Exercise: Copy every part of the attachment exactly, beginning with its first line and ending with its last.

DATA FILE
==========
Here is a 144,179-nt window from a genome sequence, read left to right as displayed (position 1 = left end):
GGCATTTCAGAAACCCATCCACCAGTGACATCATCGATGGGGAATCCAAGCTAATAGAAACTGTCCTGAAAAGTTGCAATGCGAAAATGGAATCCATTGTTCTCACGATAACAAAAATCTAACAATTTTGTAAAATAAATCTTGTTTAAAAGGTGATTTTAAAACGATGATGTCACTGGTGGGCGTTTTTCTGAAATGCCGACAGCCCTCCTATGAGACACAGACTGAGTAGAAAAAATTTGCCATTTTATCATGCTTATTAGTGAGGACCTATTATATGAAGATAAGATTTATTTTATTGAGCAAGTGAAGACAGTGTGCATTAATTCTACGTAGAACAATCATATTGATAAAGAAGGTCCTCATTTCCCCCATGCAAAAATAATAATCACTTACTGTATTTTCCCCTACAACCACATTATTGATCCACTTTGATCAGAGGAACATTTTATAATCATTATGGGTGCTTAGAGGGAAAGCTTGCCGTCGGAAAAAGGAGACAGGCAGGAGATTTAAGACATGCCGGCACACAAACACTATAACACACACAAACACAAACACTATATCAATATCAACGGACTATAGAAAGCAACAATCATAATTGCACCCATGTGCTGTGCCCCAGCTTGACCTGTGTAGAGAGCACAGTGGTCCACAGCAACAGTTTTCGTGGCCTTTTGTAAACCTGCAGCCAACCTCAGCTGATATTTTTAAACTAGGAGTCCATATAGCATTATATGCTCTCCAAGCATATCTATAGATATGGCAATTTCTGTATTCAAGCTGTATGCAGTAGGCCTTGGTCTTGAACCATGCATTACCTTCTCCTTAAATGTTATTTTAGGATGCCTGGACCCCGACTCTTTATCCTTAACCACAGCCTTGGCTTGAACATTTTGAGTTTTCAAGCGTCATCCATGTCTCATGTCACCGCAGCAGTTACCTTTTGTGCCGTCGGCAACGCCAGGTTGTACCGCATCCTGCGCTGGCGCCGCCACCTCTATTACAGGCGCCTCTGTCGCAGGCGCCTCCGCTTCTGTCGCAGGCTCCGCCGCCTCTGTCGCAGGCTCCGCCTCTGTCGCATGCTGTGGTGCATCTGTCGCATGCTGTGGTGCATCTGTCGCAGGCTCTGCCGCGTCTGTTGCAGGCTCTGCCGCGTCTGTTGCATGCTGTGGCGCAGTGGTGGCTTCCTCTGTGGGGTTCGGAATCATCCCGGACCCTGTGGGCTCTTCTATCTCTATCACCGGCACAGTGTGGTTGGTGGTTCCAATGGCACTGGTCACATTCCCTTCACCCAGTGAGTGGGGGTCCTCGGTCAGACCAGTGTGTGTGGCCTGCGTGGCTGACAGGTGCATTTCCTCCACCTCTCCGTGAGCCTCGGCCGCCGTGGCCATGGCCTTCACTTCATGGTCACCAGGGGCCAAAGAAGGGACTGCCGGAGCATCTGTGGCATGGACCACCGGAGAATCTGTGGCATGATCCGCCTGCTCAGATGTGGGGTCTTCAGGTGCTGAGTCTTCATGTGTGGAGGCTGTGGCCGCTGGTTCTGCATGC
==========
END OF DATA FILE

Here is a 144,179-nt window from a genome sequence, read left to right as displayed (position 1 = left end):
GGCATTTCAGAAACCCATCCACCAGTGACATCATCGATGGGGAATCCAAGCTAATAGAAACTGTCCTGAAAAGTTGCAATGCGAAAATGGAATCCATTGTTCTCACGATAACAAAAATCTAACAATTTTGTAAAATAAATCTTGTTTAAAAGGTGATTTTAAAACGATGATGTCACTGGTGGGCGTTTTTCTGAAATGCCGACAGCCCTCCTATGAGACACAGACTGAGTAGAAAAAATTTGCCATTTTATCATGCTTATTAGTGAGGACCTATTATATGAAGATAAGATTTATTTTATTGAGCAAGTGAAGACAGTGTGCATTAATTCTACGTAGAACAATCATATTGATAAAGAAGGTCCTCATTTCCCCCATGCAAAAATAATAATCACTTACTGTATTTTCCCCTACAACCACATTATTGATCCACTTTGATCAGAGGAACATTTTATAATCATTATGGGTGCTTAGAGGGAAAGCTTGCCGTCGGAAAAAGGAGACAGGCAGGAGATTTAAGACATGCCGGCACACAAACACTATAACACACACAAACACAAACACTATATCAATATCAACGGACTATAGAAAGCAACAATCATAATTGCACCCATGTGCTGTGCCCCAGCTTGACCTGTGTAGAGAGCACAGTGGTCCACAGCAACAGTTTTCGTGGCCTTTTGTAAACCTGCAGCCAACCTCAGCTGATATTTTTAAACTAGGAGTCCATATAGCATTATATGCTCTCCAAGCATATCTATAGATATGGCAATTTCTGTATTCAAGCTGTATGCAGTAGGCCTTGGTCTTGAACCATGCATTACCTTCTCCTTAAATGTTATTTTAGGATGCCTGGACCCCGACTCTTTATCCTTAACCACAGCCTTGGCTTGAACATTTTGAGTTTTCAAGCGTCATCCATGTCTCATGTCACCGCAGCAGTTACCTTTTGTGCCGTCGGCAACGCCAGGTTGTACCGCATCCTGCGCTGGCGCCGCCACCTCTATTACAGGCGCCTCTGTCGCAGGCGCCTCCGCTTCTGTCGCAGGCTCCGCCGCCTCTGTCGCAGGCTCCGCCTCTGTCGCATGCTGTGGTGCATCTGTCGCATGCTGTGGTGCATCTGTCGCAGGCTCTGCCGCGTCTGTTGCAGGCTCTGCCGCGTCTGTTGCATGCTGTGGCGCAGTGGTGGCTTCCTCTGTGGGGTTCGGAATCATCCCGGACCCTGTGGGCTCTTCTATCTCTATCACCGGCACAGTGTGGTTGGTGGTTCCAATGGCACTGGTCACATTCCCTTCACCCAGTGAGTGGGGGTCCTCGGTCAGACCAGTGTGTGTGGCCTGCGTGGCTGACAGGTGCATTTCCTCCACCTCTCCGTGAGCCTCGGCCGCCGTGGCCATGGCCTTCACTTCATGGTCACCAGGGGCCAAAGAAGGGACTGCCGGAGCATCTGTGGCATGGACCACCGGAGAATCTGTGGCATGATCCGCCTGCTCAGATGTGGGGTCTTCAGGTGCTGAGTCTTCATGTGTGGAGGCTGTGGCCGCTGGTTCTGCATGC